Recent years, Ford concentrates on “the major areas of product development” (Ford Motor Company in 2004, n.d.). GM’s moves are one constant in Ford’s strategies that confirms the relevance of the firm-to-firm negotiation in the triangular bargaining dynamic. Ford’s international operations become a key source of the company’s competitive strategy vis-à-vis GM, and sets the basis for understanding the Ford strategies. Structural rules are derived from production technologies (hard and soft technologies) that are successful in producing cars efficiently. An automobile is a complex product, which consists of over 10,000 parts and requires multiple and complex processes for its manufacture. Following Brown and Eisenhardt (1998), it is possible to say that Ford’s mass production proves successful in efficiently producing automobiles, which explains that for almost seven decades, it determined the structural rules for the automobile industry. But it is a complex system that needs to be understood in order to comprehend Ford’s strategies (Gardiner, 2005).
The main strengths for Ford are strong brand equity and country of origin image, innovative approach to cooking and unique taste appealing to mass consumers. The main weaknesses are lack of flexibility in value proposition and product differentiation (the company will have to focus on price). Also, lack of patient protection and high cost structure will have an impact on American biscuits. The opportunities involve positive economic conditions and market growth. American biscuits can gain a strong reputation among customers. An unfulfilled customer need and loosening of regulations will help the company to enter this new market. The follower strategy will help Ford to obtain a strong market position and compete with national producers of confectionary. The threats are competition from national and international companies specialized in confectionaries and biscuits. Substitute products like hydrogen cars will have a dominant impact on the company and its growth (Daniels et al 2006).
The company meets the needs of its main stakeholders delivering innovative products and solutions, introducing social corporate responsibility issues and diversity management. Thus, financial loss and decreased market share prevent Ford to invest in training and employees’ development programs.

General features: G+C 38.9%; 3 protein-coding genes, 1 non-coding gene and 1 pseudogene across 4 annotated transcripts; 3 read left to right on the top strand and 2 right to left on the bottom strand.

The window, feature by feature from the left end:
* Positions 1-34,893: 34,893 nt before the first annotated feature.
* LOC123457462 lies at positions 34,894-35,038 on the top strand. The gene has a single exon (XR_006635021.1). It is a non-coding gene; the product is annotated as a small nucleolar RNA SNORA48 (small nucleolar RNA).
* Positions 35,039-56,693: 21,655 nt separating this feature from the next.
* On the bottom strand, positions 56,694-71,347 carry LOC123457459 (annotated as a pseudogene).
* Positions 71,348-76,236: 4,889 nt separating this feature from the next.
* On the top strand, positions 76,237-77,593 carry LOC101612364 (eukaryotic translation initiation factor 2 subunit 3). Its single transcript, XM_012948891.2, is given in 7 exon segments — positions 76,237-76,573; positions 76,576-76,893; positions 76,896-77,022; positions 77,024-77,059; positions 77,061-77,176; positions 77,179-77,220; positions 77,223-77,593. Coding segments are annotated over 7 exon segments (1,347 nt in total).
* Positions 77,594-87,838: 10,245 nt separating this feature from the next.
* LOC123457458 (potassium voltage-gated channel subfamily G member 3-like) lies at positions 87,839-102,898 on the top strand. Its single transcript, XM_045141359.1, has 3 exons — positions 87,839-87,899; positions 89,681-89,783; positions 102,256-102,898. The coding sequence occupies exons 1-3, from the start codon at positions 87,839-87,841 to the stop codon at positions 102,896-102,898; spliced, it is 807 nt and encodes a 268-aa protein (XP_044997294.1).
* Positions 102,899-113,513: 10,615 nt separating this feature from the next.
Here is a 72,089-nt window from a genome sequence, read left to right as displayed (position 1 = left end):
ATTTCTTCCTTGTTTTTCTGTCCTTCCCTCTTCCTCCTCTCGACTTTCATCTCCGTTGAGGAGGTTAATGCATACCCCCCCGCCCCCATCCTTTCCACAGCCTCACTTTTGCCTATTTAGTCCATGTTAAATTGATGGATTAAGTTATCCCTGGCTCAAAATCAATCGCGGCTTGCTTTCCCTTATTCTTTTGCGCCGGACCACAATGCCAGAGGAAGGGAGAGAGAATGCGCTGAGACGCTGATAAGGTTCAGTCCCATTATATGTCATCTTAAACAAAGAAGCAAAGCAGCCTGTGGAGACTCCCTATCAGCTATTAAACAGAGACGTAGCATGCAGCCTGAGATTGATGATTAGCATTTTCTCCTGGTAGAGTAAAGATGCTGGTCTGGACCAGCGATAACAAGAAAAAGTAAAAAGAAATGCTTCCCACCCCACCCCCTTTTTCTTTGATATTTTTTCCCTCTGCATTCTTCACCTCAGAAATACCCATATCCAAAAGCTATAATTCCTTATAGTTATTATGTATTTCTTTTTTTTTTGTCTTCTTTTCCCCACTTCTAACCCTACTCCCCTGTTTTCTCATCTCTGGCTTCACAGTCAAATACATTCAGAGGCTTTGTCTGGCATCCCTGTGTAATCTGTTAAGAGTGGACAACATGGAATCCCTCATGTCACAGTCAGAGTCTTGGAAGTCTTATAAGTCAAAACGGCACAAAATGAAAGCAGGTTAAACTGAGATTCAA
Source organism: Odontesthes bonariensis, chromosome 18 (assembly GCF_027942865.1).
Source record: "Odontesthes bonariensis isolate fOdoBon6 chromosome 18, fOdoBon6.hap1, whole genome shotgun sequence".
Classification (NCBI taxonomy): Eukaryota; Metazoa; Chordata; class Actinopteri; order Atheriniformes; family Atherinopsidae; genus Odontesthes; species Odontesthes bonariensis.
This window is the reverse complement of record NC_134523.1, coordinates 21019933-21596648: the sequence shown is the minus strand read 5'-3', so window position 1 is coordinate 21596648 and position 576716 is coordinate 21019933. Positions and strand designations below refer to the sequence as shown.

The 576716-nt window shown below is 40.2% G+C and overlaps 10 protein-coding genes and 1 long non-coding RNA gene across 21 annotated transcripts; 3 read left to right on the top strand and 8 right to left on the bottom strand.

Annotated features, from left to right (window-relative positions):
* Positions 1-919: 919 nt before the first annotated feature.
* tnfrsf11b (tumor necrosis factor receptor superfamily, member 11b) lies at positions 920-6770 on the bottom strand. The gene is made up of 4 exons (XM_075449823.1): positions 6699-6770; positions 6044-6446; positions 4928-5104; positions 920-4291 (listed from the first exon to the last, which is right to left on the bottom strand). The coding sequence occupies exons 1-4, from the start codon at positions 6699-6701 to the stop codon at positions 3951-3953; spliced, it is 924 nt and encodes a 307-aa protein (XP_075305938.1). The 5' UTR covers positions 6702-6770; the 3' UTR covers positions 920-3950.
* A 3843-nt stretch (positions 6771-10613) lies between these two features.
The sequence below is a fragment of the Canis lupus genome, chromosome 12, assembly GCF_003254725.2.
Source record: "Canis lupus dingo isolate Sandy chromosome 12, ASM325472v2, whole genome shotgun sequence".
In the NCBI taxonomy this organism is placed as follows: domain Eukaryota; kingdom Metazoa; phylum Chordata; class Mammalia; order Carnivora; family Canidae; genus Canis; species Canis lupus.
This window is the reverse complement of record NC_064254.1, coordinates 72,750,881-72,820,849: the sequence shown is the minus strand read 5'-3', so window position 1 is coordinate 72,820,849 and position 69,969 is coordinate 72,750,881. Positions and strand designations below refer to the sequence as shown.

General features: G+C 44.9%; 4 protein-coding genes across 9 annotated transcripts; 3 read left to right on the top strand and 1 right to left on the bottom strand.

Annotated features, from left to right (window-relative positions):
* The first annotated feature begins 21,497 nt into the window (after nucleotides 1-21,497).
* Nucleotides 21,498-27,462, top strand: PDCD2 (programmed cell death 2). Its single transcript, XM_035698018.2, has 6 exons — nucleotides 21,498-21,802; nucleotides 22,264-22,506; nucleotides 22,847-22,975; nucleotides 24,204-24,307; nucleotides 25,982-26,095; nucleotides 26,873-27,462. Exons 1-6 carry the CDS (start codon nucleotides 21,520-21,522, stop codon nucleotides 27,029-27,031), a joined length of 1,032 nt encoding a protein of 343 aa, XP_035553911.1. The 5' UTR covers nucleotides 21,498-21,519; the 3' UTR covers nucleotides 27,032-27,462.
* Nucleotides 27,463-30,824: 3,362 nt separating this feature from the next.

Market Industry Analysis
Today, political situation in America and Europe is stable marked by democratic processes and liberalization reforms. Political interference and corruption are the possible risks. Legal Environment: America and Europe introduce laws and regulations in order to support foreign subsidies and attract FDI (foreign direct investments). In order to support national economy, the governmental prevents price rises, or even to rolls them back in basic industries such as steel. Governmental involvement seems to relate price increases to the impact on inflation and increased productivity. Government has the influence to block or roll back price increases. Economic situation is marked by low inflation rates and high income per capita. Thus, liberalization and high level of investments can be considered as opportunities for a company to enter this country. For Ford, there are also the necessities of making long-run capital commitments, meeting the requirements of joint ventures with nationals, and the imposition of special income taxes and import duties on necessities, as well as differences in social legislation, location considerations, protection of home products, governmental attitudes and control, laws affecting labels and standards, transportation and communications problems, and the risks o inflation, currency devaluation, and expropriation (Daniels et al 2006). All these create many additional uncertainties to those encountered in national marketing. social-demographic factors suggest fast population growth and decreased mortality rates. Both in physical appearance and in most aspects of their culture-notably, their language, their traditional form of administration, and their religion (Gardiner, 2005).